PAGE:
- credit policy instruments.
Comité des Etablissements de Crédit et des Entreprises d'Investissement (Credit Institutions and Investment Firms Committee - CECEI)
The CECEI approves credit institutions and investment firms authorised to operate in France, except for portfolio management companies. Chaired by the governor of the Banque de France, its legal mission is to grant authorisations under the applicable laws and regulations, to review plans by French undertakings and institutions to set up branches in other EU Member States and to receive notification of plans to carry on free-service activities. It is further charged with establishing procedures for credit institutions from other Member States wishing to operate in France.
Commission Bancaire (Banking Commission)
Chaired by the governor of the Banque de France, the Commission Bancaire is responsible for prudential oversight of investment service providers other than portfolio managers. Under the law of 24 January 1984, the CB verifies compliance with the applicable laws and regulations by credit institutions established in France. It monitors the impact of prudential regulations on banking business conditions and verifies prudential compliance. The Commission Bancaire has precisely defined prerogatives allowing it to obtain the information it needs. It may recommend or impose correction measures to improve the financial situation of any credit institution. Lastly, it has the power to apply discipline when institutions do not comply with orders or violate regulations.
Autorité des Marchés Financiers (Financial Markets Authority)
Established by law no. 2003-706 on financial security of 2 August 2003, the Autorité des Marchés Financiers was formed from the merger of the Commission des Opérations de Bourse (COB), the Conseil des Marchés Financiers (CMF) and Conseil de Discipline de la Gestion Financière (CDGF). The AMF is an independent public body with legal personality and financial autonomy. Its task is to safeguard investments in financial instruments and all other savings and investment vehicles. It also ensures that investors receive material information and maintains orderly financial markets.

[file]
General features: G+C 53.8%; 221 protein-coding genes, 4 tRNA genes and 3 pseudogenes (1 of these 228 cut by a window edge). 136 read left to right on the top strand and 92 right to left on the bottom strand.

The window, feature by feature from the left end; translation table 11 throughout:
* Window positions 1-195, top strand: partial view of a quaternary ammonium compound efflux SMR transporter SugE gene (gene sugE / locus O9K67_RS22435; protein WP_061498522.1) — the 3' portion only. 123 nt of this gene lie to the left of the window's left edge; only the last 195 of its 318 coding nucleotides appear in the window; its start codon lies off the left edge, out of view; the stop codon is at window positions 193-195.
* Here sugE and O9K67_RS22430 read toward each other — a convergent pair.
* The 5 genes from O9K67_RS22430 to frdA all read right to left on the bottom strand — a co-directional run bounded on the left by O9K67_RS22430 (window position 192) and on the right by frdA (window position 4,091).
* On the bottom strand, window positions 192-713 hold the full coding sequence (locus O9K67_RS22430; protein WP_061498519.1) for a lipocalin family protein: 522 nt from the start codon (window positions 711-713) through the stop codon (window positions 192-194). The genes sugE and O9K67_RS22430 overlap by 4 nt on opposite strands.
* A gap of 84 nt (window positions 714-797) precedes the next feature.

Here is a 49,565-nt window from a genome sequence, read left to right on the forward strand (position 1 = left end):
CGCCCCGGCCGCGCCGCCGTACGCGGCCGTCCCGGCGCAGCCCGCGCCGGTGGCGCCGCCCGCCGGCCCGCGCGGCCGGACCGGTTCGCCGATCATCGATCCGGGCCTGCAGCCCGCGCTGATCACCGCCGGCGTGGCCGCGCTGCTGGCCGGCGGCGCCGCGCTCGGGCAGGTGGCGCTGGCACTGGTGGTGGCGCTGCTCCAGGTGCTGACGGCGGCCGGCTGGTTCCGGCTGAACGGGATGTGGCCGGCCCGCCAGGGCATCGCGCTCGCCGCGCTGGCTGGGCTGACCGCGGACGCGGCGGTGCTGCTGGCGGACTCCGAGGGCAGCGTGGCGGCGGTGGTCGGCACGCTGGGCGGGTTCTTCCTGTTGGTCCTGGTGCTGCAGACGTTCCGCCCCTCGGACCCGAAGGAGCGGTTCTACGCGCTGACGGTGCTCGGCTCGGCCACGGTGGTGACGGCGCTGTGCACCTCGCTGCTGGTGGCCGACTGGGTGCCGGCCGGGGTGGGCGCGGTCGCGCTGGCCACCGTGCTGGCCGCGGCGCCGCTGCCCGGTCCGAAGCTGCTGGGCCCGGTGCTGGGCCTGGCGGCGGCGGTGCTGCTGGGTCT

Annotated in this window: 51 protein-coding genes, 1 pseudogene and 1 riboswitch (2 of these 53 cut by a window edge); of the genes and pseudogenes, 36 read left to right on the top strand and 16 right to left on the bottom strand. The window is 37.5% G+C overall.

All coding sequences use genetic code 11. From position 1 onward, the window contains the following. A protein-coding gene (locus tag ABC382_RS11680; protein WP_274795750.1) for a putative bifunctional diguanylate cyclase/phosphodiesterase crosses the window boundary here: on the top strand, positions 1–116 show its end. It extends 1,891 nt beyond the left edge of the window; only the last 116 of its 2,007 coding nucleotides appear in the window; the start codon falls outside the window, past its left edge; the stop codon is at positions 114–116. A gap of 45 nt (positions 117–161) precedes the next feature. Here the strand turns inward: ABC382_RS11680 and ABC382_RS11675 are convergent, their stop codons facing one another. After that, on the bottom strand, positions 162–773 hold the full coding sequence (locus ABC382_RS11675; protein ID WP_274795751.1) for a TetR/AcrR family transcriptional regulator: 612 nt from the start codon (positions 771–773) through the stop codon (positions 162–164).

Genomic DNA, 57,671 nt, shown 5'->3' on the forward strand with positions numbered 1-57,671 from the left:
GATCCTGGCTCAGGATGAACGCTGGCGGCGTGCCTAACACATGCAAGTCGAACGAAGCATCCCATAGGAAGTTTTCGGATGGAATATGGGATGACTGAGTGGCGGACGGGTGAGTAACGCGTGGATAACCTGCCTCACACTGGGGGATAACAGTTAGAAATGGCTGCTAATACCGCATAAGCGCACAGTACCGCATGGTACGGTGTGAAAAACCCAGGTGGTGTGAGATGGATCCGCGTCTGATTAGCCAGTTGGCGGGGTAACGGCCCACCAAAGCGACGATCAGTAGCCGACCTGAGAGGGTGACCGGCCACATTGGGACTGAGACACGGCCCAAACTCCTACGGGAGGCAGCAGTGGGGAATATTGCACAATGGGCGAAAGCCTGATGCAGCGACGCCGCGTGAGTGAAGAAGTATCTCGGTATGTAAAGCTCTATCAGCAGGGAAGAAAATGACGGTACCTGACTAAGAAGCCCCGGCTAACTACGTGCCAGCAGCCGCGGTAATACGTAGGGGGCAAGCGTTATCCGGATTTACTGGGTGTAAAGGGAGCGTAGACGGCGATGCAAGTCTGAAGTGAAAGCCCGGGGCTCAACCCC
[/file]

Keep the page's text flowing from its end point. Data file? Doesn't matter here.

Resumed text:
A regulation, surveillance and disciplinary body, the Autorité des Marchés Financiers has four main responsibilities:
· securities and financial disclosure: the AMF sets rules for and monitors transactions in the securities of publicly traded companies (initial public offerings, capital increases, mergers, etc.) and ensures that tender offers are made in an orderly fashion. It also monitors companies to ensure that they provide complete, relevant information on a timely basis and in an equitable manner to all market participants.
· investment service providers: the AMF lays down the rules of good conduct and the obligations incumbent upon professionals authorised to provide investment services or advice.
· collective investment products: it approves new management companies and evaluates the competence and probity of their managers and the adequacy of their resources. It also sets securities custody and administration rules. It authorises the creation of mutual funds and unit trusts (SICAVs and FCPs) and reviews the information given in the simplified prospectus for each product. It makes sure the features of complex products are explained clearly to investors. Lastly, it supervises financial investment advisers.
· markets and market infrastructures: it lays down the organisation and operating principles of market executive authorities and delivery-versus-payment systems, approves clearing house rules and sets membership conditions. It monitors the markets and their transactions.
Every year, the AMF publishes a report on the role of rating agencies, their rules of conduct, the transparency of their methods and the impact of their activity on issuers and the financial markets.